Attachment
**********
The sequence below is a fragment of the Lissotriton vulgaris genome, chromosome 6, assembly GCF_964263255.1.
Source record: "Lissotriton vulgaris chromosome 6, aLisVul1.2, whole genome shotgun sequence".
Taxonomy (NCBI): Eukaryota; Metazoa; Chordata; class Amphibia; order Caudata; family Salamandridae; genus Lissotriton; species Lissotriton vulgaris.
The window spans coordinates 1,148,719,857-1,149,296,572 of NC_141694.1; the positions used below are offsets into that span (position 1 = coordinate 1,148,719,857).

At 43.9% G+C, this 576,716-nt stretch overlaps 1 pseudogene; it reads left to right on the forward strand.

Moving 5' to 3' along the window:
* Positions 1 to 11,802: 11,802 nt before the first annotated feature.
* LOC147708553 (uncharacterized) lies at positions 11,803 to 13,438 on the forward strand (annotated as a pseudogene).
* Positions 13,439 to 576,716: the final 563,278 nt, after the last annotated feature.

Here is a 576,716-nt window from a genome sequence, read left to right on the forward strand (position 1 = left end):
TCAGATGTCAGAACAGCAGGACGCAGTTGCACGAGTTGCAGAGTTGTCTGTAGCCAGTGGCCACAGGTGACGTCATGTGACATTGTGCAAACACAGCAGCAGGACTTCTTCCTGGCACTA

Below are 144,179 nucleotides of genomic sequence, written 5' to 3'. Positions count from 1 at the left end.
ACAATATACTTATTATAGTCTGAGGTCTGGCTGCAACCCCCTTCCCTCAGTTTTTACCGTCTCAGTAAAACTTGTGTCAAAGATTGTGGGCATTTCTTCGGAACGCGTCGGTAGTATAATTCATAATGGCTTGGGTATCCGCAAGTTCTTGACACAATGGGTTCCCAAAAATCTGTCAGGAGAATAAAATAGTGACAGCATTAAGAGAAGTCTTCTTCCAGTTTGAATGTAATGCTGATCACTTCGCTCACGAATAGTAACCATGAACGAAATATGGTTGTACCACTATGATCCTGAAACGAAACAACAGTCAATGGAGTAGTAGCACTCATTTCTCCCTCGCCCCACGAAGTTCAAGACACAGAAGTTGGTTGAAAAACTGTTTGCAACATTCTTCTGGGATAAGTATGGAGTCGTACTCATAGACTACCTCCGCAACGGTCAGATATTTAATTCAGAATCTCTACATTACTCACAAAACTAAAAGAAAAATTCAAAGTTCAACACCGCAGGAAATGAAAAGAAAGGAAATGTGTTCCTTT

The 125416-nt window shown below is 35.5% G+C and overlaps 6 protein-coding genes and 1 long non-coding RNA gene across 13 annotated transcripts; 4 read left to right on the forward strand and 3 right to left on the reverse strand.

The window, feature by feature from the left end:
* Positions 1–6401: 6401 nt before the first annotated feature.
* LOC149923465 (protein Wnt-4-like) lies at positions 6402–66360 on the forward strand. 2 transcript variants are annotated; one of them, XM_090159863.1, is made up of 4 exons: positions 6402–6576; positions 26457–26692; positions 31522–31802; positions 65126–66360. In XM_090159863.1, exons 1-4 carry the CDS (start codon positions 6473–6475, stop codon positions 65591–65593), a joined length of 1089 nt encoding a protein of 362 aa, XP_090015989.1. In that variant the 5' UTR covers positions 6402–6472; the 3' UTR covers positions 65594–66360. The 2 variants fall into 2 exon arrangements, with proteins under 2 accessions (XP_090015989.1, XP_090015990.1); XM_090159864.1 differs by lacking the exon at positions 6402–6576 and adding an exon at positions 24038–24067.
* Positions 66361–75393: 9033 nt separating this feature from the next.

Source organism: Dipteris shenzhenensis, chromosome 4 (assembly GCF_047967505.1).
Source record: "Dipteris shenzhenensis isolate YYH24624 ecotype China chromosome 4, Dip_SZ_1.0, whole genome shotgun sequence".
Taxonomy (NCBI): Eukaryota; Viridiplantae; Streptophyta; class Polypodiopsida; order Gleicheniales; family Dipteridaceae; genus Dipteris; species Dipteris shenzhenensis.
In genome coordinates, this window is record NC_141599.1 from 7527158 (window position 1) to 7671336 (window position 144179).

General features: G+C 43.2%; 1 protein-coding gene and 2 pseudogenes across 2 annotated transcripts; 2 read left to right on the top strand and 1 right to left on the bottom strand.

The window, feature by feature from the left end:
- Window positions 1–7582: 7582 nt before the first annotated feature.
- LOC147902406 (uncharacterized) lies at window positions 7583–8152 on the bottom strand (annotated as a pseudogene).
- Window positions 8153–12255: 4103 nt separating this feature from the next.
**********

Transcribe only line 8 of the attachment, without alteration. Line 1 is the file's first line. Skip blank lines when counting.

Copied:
* LOC147708553 (uncharacterized) lies at positions 11,803 to 13,438 on the forward strand (annotated as a pseudogene).